Last Season: 17–16 (8–10 CAA, fifth place), lost in CAA semifinal
Head Coach: Martin Ingelsby (fourth season)
CAA Preseason Poll Finish: Fifth
- G Ryan Johnson
- G Connor Rufo
- G Curtis Lochner
- G Ithiel Horton
- G Darian Bryant
- F Matt Veretto
- F Eric Carter
- G Nate Darling
- G Reggie Gardner
- G John McCoy
- G Ebby Asamoah
- F Dylan Painter
By Michael Petillo
The 2018–19 season was supposed to be a rebuilding year for Delaware, but the Blue Hens cobbled together a respectable 8–10 conference record and finished fifth. They pulled off a mild upset by knocking off William & Mary in the second round of the CAA Tournament before falling in a close game against Hofstra.
This year’s Blue Hens will have to overcome the graduation of forward Eric Carter and the transfer of standout freshman guard Ithiel Horton to the University of Pittsburgh. Despite those losses, Delaware has the talent to compete in the CAA.
The height of their ceiling largely depends on whether junior guard Ryan Allen takes the next step. Allen established himself as a player to watch as a freshman, averaging 15 ppg while knocking down 39 percent of his three-pointers. It was hoped he’d reach the next level as a sophomore, but his scoring average improved only slightly, to 16 ppg, as he missed the beginning of the season due to injury.
Allen’s backcourt running mate, Kevin Anderson, is another player to watch. A 6’5” guard, Anderson is a long, rangy defender who also dished out 3.8 apg as a sophomore last year. If his shooting improves a bit, he’ll become the second option for head coach Martin Ingelsby. He sat out summer activities — including the team’s trip to the Bahamas — with an injury, but he appears to be back at full strength.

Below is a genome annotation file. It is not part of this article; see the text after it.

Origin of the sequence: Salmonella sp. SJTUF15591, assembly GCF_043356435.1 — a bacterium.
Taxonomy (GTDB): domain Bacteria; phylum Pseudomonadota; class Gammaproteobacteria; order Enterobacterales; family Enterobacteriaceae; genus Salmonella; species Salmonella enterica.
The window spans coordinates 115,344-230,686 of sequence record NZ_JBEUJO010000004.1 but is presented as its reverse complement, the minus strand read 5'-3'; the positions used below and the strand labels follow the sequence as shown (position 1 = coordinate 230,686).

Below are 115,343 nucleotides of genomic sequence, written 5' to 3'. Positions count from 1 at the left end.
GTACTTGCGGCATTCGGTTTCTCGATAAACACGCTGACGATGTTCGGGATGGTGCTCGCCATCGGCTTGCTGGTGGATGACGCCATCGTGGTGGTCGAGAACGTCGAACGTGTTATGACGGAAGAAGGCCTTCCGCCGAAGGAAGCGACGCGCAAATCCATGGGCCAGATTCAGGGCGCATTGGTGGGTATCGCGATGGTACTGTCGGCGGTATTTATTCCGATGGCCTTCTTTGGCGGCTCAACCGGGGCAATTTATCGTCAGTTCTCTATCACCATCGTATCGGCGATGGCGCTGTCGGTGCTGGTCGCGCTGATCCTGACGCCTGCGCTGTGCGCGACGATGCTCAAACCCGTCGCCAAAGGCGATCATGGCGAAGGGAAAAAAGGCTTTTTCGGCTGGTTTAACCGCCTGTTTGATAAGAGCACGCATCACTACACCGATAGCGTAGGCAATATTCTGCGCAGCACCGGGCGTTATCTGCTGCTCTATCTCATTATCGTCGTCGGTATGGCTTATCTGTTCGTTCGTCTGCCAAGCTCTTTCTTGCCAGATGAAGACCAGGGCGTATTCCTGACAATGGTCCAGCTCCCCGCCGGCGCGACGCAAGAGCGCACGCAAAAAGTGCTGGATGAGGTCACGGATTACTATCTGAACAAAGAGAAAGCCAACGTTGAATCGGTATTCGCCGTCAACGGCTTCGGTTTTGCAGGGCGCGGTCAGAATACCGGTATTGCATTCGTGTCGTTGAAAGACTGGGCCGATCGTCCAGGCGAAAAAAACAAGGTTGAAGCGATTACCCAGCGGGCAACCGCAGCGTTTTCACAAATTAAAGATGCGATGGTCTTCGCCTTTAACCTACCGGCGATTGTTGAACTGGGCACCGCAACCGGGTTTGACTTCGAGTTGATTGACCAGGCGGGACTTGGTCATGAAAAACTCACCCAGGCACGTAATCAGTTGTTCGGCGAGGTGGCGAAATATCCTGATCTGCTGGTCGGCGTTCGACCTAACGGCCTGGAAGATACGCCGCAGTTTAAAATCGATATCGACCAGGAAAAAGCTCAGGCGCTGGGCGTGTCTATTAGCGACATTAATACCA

Adding to the backcourt mix is highly touted junior transfer Nate Darling, who averaged 10 ppg in his last season at UAB. The 6’5” Canadian is a knockdown three-point shooter (41 percent as a sophomore) who sat out last year after transferring to Delaware. As with previous CAA transfers (see Pusica, Vasa), Darling could outperform his previous stats after having a year to work on his game and learn Ingelsby’s system. His impact could elevate an otherwise middling team to an elite one, making him one of the conference’s most pivotal players. Though his role at UAB was spotting up from the perimeter, Ingelsby says he has diversified, even playing point guard in practice.
Delaware’s obvious weakness is the frontcourt, where they lack a top-end talent to replace Carter. Senior role players Jacob Cushing and Collin Goss will likely see a big uptick in playing time. Both are serviceable big men who can stretch the floor, which should open driving lanes for the guards. They will look to hold the fort down for the first half of the season, at which point Villanova mid-year transfer Dylan Painter will be eligible to play. Painter, a 6’10” redshirt junior, struggled to find playing time for the Wildcats but will look to find his niche with the Blue Hens; he could boost the team at the beginning of conference play.
Bottom Line: Delaware is a talented veteran team, but there are too many question marks to pencil them in now among the CAA’s elite. That could all change by conference season if Darling shines and Allen becomes a first-team all-conference type of player. Until that happens, however, the Blue Hens are a second-tier CAA team with first-tier potential.